As one of the ancients wrote, “We are not called to be natural men who have occasional heavenly experiences, but we are called to be spiritual men who have occasional natural experiences.” The new creation means to be a new species that is both natural and spiritual, but one that is morphing into becoming more and more spiritual. Some believe that this is what Enoch did so that there had become such a thin veil between him and the heavenly realm that God just pulled him over into heaven. Perhaps, but there are many references to this being our calling in Christ—to keep our eyes on things above and not on the earth.
The resurrection at any level will be more wonderful than we can comprehend in this life, but we are also told of “a better resurrection” that some attain to. This is the “high calling of God in Christ” that Paul wrote about in Philippians 3. Paul did not consider that he had yet attained to it, but he had come to the place of focusing everything on attaining this high calling.
In II Timothy 2:15, we are told about “rightly dividing the word of truth” (KNJV). We cannot take just one Scripture verse or concept and apply it to the whole when there are others that address the same issue differently. These differences are not in conflict with each other, but they reveal different aspects of an issue. For example, some have taken the references to the heavenly resurrection to assume that all who are given eternal life and are resurrected in heaven when many other Scriptures talk about those who inhabit the earth after the resurrection. These are not in conflict, but both are true. The heavenly resurrection is “the better resurrection” that some attain to, but not everyone.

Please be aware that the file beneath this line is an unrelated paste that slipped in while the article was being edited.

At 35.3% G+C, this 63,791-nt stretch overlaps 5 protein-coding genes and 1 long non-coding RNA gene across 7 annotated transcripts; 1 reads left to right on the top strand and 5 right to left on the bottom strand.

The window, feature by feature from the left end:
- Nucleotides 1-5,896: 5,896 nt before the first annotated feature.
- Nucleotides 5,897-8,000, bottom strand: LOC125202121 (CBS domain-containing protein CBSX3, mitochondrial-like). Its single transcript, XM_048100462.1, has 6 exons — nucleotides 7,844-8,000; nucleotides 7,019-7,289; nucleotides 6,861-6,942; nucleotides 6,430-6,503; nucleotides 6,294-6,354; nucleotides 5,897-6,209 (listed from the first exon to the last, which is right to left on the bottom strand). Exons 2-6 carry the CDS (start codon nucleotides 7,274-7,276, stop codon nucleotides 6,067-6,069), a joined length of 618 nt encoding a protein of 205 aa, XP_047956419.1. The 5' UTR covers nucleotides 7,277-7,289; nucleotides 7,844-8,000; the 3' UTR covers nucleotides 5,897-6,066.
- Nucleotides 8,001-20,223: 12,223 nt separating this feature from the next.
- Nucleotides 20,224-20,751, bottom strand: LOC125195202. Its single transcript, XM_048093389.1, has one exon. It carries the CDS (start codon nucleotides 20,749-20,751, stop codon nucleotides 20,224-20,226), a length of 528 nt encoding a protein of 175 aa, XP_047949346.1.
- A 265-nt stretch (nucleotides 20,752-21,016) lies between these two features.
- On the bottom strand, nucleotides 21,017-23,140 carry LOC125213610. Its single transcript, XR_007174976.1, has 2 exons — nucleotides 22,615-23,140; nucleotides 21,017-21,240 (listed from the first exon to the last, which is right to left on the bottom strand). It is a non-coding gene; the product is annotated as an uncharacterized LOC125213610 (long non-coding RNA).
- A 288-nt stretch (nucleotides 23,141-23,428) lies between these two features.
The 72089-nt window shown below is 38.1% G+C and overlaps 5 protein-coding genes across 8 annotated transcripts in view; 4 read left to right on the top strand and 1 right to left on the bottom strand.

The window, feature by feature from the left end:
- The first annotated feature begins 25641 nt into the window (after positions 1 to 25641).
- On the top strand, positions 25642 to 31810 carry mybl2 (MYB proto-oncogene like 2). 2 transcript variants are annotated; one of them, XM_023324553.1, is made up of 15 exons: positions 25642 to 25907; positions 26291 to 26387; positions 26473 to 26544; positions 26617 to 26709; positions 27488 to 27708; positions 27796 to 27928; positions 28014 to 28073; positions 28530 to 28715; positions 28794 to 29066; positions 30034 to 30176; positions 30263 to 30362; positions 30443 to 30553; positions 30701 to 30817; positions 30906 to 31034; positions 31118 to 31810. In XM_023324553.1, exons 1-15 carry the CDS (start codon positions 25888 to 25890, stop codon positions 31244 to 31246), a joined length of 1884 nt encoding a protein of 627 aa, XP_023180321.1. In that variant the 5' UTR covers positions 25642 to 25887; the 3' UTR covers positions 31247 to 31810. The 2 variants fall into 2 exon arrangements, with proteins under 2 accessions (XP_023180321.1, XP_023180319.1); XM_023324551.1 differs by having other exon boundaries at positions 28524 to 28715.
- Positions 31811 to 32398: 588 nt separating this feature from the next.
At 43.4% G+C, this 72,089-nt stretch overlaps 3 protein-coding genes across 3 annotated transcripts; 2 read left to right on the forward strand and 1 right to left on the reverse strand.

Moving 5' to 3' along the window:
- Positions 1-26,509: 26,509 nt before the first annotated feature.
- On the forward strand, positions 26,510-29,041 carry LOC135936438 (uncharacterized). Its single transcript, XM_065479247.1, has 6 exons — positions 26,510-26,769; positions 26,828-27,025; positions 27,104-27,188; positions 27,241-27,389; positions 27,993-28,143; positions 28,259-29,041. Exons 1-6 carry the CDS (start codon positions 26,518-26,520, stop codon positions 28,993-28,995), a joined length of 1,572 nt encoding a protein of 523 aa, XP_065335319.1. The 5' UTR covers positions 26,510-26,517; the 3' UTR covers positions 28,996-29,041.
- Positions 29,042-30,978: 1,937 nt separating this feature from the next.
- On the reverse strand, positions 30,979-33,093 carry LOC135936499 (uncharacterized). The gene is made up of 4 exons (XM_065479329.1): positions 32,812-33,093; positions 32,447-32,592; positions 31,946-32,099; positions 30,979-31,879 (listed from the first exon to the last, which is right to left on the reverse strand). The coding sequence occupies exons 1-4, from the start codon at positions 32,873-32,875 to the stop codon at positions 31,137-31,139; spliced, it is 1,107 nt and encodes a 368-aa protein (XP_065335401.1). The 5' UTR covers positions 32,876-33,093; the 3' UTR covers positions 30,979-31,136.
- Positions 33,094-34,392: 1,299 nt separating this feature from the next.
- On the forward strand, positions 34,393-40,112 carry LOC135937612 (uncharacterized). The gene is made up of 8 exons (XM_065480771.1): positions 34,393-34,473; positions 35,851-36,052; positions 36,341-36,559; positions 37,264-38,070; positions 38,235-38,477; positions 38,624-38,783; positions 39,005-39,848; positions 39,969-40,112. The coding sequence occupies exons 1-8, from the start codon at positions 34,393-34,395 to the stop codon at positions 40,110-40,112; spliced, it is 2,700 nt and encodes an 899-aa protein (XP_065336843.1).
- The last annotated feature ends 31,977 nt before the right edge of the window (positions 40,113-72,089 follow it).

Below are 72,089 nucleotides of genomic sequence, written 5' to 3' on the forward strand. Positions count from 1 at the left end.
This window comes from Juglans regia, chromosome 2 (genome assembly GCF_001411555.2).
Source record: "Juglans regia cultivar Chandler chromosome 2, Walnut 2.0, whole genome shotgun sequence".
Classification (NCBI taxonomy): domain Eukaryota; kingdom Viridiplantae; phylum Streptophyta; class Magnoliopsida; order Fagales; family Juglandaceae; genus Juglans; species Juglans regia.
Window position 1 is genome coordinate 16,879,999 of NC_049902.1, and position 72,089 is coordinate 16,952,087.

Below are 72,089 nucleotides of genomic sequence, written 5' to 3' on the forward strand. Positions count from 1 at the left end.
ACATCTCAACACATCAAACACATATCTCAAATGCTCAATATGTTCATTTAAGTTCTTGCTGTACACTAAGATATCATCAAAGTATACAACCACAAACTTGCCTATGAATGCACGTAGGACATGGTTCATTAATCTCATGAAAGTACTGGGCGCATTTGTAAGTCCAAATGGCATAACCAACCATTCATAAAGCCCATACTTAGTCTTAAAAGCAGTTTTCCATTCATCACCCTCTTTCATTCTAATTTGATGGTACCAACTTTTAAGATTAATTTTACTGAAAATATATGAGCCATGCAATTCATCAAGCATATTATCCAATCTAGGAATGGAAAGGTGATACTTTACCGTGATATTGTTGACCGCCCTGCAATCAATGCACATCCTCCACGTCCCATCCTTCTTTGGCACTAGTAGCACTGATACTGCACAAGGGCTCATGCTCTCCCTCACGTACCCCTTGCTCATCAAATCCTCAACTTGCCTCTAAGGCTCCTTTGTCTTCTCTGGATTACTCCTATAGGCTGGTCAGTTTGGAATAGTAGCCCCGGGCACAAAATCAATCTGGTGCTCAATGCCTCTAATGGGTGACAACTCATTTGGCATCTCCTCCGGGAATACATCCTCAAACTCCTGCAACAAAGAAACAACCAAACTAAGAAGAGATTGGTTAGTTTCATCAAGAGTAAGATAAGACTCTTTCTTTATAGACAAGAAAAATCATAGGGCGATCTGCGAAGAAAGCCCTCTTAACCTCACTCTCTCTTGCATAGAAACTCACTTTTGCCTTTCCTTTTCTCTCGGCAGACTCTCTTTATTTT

Some have assumed that everyone who believes in Christ will attain the heavenly resurrection, and that the earthly one is for those righteous ones who walked with God before Christ. Yet, there are Scriptures that refute this. Even so, the Scriptures are pretty ambiguous about both resurrections, so we should not be dogmatic about our conclusion. Nonetheless, we can be sure that there is “a better resurrection” that some attain to.
Keep in mind that we see in part, and so remaining open, it appears that the multitude that stands “before the throne” in Revelation has gained eternal life by their faith in the atonement of the cross of Jesus, but they have lived less than overcoming lives. Most Christians today would fall far short of even being a disciple, according to the incredibly stringent qualifications for this that Jesus gave. Yet they are resurrected and have gained eternal life by the faith they have in His atonement. However, they will be those reigned over by those who attained authority in the age to come through the ways Jesus specified in His teachings, such as in the Parable of the Talents.
There are many deep and rich discussions and debates about this from teachers in church history. Even so, I think the Lord intentionally left this so ambiguous to keep us pressing on for the prize, like Paul the apostle expressed. However, about the kingdom itself we have many more specifics, and these we must know and begin to proclaim. This is the next great message that I am expecting to hear proclaimed.
next week 37